Wii:Boot Process

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The Wii has 2 processors, a PowerPC chip codenamed the "Broadway" for running games and the system menu, and an ARM core that resides on the Hollywood (GPU) known as "Starlet". No code is actually ran on the Broadway until the System Menu is loaded. Boot0-2 and IOS runs on the Starlet. The boot process starts on the Starlet where boot0 is read from a One-Time Programmable ROM.


Boot0 is about 1.5K of ROM. It's first actions are to read the area of NAND that Boot1 resides in, decrypts it, and hashes it. It compares the generated hash with a value hard-coded into the OTP ROM. If the hashes match, then the Starlet will load and execute Boot1. If the hashes for some reason do not match, such as the case in a low-level brick where boot1 is corrupt, then the Wii will halt, and the system will flash error codes through a debug port.

If the hash in OTP is all zeroes, then the Starlet will load Boot1 no matter what, this is for Devkits and possibly the manufacturing process.


Boot1 has 96K of NAND reserved, but only uses about 17K. When Boot1 is loaded after being decrypted and verified by Boot0, it first initializes the external RAM of the Wii, then it decrypts Boot2 and performs RSA Verification. The first versions of the Wii had the signing bug present in Boot1, this allowed Boot2 to be fakesigned and replaced by something completely different, like BootMii. This bug was patched in Boot1 sometime in 2008, since then it's been impossible to replace any part of the Wii's Bootloader. Boot1 also attempts to detect downgrades of Boot2 by comparing the version of Boot2 with a value stored in the EEPROM. Boot1 will flash error codes across the debug port if an issue is encountered during the Boot2 loading process, such as corruption. If all goes well and Boot2 isn't corrupt, then Boot1 will load it.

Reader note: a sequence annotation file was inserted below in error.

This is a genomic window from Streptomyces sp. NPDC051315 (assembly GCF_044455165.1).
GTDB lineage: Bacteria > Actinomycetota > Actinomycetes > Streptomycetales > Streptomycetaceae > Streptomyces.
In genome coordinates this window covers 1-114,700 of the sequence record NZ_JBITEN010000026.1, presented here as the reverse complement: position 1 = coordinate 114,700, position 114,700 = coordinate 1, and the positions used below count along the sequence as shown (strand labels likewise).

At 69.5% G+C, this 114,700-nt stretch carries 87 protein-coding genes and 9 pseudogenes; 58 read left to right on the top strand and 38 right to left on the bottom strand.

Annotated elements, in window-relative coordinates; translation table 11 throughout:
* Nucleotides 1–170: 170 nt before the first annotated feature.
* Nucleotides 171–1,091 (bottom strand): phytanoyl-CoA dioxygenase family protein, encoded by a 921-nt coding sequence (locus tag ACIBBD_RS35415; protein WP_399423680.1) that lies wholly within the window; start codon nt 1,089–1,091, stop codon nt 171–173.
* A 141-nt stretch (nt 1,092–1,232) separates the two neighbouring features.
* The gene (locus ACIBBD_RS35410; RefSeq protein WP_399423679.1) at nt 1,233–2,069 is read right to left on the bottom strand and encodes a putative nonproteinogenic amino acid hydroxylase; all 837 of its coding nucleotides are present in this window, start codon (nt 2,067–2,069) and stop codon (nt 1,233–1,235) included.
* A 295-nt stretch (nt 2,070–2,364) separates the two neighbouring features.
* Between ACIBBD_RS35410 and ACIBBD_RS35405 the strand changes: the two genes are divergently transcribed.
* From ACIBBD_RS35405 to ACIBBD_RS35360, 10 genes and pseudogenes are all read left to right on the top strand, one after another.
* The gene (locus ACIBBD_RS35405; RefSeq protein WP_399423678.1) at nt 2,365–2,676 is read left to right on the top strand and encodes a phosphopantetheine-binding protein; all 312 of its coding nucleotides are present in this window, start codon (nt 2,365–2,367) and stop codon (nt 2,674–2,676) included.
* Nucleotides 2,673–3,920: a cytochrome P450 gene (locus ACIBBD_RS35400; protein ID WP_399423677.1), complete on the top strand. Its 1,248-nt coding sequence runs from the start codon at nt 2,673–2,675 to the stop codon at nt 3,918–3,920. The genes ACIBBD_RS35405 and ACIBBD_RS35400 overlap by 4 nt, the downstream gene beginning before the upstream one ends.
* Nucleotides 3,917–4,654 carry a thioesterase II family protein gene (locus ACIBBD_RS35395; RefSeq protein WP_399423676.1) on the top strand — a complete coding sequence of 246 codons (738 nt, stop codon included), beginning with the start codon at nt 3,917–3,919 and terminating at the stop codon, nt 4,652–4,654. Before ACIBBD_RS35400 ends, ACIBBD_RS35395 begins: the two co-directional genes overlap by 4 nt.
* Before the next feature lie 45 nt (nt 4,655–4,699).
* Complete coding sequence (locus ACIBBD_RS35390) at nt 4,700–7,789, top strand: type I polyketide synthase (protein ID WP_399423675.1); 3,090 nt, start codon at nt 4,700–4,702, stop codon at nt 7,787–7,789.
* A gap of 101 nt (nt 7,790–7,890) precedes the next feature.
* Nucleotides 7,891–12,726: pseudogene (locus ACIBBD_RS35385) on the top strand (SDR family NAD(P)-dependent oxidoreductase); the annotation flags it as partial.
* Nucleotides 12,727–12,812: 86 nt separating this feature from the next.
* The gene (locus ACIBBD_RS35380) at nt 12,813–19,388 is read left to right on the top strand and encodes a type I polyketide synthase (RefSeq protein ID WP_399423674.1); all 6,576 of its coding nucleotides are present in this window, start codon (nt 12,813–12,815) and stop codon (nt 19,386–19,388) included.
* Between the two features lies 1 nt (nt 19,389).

Once Boot2 has been loaded by Boot1, it loads the system menu's TMD and also loads the System Menu IOS, there is no signature checks or other verification for the System menu or it's IOS. This allows installing software such as Priiloader. Boot2 doesn't really do much as a bootloader, some say it's more so an IOS. Boot2 is even stored as a WAD, and has been updated in the 4.2 update which supposedly was a VERY buggy update that caused many Wii's to be low-level bricked.

System Menu IOS

The System Menu IOS is more of a complete operating system that oversees the Broadway and provides many IO functions such as USB, Networking, Security, etc. The System Menu IOS is still essential for booting a Wii and it being corrupt would render the Wii completely bricked, with only a certain number of Wiis being able to have software that fixes such brick. The IOS version that runs under System Menu 4.3 is IOS 80. The System Menu IOS loads the System Menu onto the Broadway and boots it. IOS can be swapped out with other versions in different slots, which is dependent on each individual title. WiiBrew is an excellent resource for reading more in depth about IOS.

The System Menu

The System Menu is the first visible user interface since it is the first thing that runs on the Broadway. It has higher privileges than most titles but itself is not an operating system, as IOS is still running underneath it and is doing most of the tasks an operating system does. When a game or other title is launched, the system menu is no longer running, and is only reloaded when a game or title is not in use.


Wiibrew for information about the boot process

fail0verflow (formally known as Team Twiizers) for their research on the Wii